Part of the TeachMe Series

Posterior Pituitary Endocrine Function

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Original Author(s): Hannah McPhee and Rakshanda Sadavarte
Last updated: 8th February 2024
Revisions: 13

Original Author(s): Hannah McPhee and Rakshanda Sadavarte
Last updated: 8th February 2024
Revisions: 13

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The pituitary gland is a small endocrine organ found in the brain. It consists of two lobes – the anterior and posterior pituitary. The lobes are embryologically and histologically different and effectively function as two separate endocrine glands.

This article will focus on the posterior pituitary gland – its structure, function and hormones.


The pituitary gland (hypophysis) is a pea-sized, oval gland suspended from the brain by the pituitary stalk (infundibulum).

It is found within the sella turcica of the sphenoid bone. The posterior lobe arises from a down growth of the diencephalon – a division of the forebrain – and is essentially an extension of the hypothalamus. This lobe consists of axons of the hypothalamic neurons and neuroglial cells, which support these axons.

Fig 1 – Location the of pituitary gland

Hormone Release

There are two posterior pituitary hormones, oxytocin and antidiuretic hormone (ADH), which are released by periventricular and supraoptic nuclei.

These peptide hormones are derived from precursor molecules produced by hypothalamic neurons. The precursor molecules are transported along the axons of the hypothalamic neurons to the posterior pituitary.

Cleavage of the precursor molecules occurs during this transport along the axons and are stored in axon terminal swellings known as Herring Bodies.

Upon appropriate stimulation, the neurosecretory neurones generate an action potential, causing the release of hormones from the nerve terminals into a rich plexus of vessels.


Maternal oxytocin plasma levels gradually increase during pregnancy, and oestrogen increases the number of oxytocin receptors present in the myometrium and decidua during this time.

The primary stimulus for the release of oxytocin occurs as the cervix distends, an effect known as the Ferguson reflex. Oxytocin is an essential stimulator of myometrial contraction during labour, and uterine contraction perpetrates a positive feedback loop on oxytocin release to help maintain labour.

The release of oxytocin is also triggered by the suckling of a baby on the breast. Afferent input from the nipple triggers oxytocin production and release from the posterior pituitary into the bloodstream.

Oxytocin then travels to the myoepithelial cells of the breast to induce contraction, leading to milk expression. This is known as the milk ejection reflex or milk let-down reflex.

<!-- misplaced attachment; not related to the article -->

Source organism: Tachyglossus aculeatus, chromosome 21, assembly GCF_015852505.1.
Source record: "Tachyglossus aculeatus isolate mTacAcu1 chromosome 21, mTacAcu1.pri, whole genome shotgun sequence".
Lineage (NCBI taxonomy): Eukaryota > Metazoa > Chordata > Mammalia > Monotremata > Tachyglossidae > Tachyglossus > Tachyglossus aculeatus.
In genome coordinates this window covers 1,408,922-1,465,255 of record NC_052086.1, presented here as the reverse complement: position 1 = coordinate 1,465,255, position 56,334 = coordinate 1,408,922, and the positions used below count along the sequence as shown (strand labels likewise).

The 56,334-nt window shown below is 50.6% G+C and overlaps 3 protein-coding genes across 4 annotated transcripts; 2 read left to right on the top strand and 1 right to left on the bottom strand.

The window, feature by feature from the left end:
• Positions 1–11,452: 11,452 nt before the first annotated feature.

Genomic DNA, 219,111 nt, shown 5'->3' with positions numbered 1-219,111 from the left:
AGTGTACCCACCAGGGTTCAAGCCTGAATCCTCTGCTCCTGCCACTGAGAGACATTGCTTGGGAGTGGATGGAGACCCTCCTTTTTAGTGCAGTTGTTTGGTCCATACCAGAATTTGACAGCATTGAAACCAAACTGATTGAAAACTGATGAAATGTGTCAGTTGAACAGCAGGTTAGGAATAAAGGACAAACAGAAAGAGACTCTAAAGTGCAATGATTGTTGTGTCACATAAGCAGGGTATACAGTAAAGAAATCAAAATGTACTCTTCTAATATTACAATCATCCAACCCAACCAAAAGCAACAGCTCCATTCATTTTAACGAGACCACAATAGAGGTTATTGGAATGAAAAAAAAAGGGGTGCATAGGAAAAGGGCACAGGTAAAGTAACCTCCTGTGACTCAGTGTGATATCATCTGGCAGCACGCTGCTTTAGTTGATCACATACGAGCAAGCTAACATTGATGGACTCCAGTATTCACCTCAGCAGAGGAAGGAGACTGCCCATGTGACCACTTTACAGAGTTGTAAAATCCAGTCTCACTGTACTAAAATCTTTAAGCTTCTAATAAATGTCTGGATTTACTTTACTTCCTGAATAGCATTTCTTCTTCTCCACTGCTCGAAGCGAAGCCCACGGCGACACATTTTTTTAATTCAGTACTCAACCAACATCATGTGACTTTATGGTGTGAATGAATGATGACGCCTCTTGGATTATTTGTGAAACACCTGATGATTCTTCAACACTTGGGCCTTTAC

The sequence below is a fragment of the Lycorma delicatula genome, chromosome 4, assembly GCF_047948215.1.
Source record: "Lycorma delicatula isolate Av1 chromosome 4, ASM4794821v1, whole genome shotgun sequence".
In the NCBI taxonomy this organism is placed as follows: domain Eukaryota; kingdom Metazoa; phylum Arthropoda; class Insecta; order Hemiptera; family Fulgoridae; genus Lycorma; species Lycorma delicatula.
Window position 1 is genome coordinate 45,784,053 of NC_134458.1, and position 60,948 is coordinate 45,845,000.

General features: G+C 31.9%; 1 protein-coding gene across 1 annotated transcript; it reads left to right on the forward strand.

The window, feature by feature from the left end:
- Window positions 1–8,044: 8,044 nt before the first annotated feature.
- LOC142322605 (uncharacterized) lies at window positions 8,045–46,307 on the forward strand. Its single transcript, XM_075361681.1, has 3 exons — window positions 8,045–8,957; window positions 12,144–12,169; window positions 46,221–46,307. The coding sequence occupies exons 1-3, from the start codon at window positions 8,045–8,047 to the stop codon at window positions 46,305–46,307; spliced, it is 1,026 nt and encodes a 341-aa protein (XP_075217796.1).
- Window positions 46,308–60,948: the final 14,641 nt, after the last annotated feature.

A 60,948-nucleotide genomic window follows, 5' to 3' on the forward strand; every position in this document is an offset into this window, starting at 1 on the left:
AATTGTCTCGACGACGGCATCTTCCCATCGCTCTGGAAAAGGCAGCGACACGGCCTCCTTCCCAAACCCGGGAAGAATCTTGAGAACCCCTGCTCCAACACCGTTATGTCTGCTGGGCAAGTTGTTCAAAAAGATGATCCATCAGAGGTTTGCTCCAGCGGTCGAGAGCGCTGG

Antidiuretic Hormone

ADH (also called arginine vasopressin, AVP) is a neuropeptide hormone that acts on the kidney’s collecting ducts to increase water reabsorption. Various factors control ADH release, but its most important factors are changes in plasma osmotic pressure and volume status.

Osmoreceptors in the hypothalamus regulate ADH release by detecting and responding to changes in plasma osmotic pressure:

  • If osmolarity increases, i.e. following a fall in plasma volume, this stimulates osmoreceptor cells to contract. This sends afferent signals from the hypothalamus to the posterior pituitary to increase the release of ADH.
  • If osmolarity is decreased, i.e. following an increase in total body volume, osmoreceptors will expand. This sends afferent signals to the posterior pituitary to decrease the release of ADH.

Summary Table

Hormone Stimulus Target Tissues Response
  • Labour
  • Suckling
  • Uterus
  • Breast
  • Uterine contraction
  • Milk ejection
Antidiuretic hormone
  • Increased plasma osmolarity


  • Renal collecting ducts
  • Blood vessels
  • Increases water permeability and absorption in collecting ducts
  • Increases total peripheral resistance

Clinical Relevance – Syndrome of Inappropriate Antidiuretic Hormone Secretion (SIADH)

SIADH is characterised by excessive ADH secretion.

This excessive secretion can come from the posterior pituitary or another source, such as a small cell lung carcinoma. Continual ADH production occurs independent of serum osmolality, leading to abnormally low serum sodium levels, highly osmolar urine and high urinary sodium levels. SIADH has a variety of causes, including brain injury, malignancy, drugs, infection, and hypothyroidism.

Treatment involves identifying the underlying cause and fluid restriction.

Clinical Relevance – Diabetes Insipidus

Diabetes insipidus is characterised by the passage of vast volumes of dilute urine. In some cases, as much as 20 litres of urine can be produced in 24 hours, leading to rapid dehydration and potentially death.

Neurogenic diabetes insipidus occurs due to decreased circulating levels of ADH due to impaired production/release within the central nervous system. Causes of neurogenic diabetes insipidus include:

  • Mutations in vasopressin gene
  • Malignancy: pituitary adenomas, craniopharyngiomas/metastases
  • Trauma
  • Infection: Meningitis
  • Vascular: Sheehan’s Syndrome
  • Sarcoidosis (formation of granulomas in the pituitary gland)
  • Haemochromatosis (deposition of iron in the hypothalamus and pituitary gland)

Neurogenic diabetes insipidus can be treated with replacement therapy, such as desmopressin.

Nephrogenic diabetes insipidus occurs when ADH cannot bind to their receptors in the kidney. Causes of nephrogenic diabetes insipidus include:

  • Mutations in ADH receptor gene or aquaporin-2 gene
  • Metabolic: hypercalcaemia, hyperglycaemia, hypokalaemia
  • Drugs
  • Chronic renal disease
  • Amyloidosis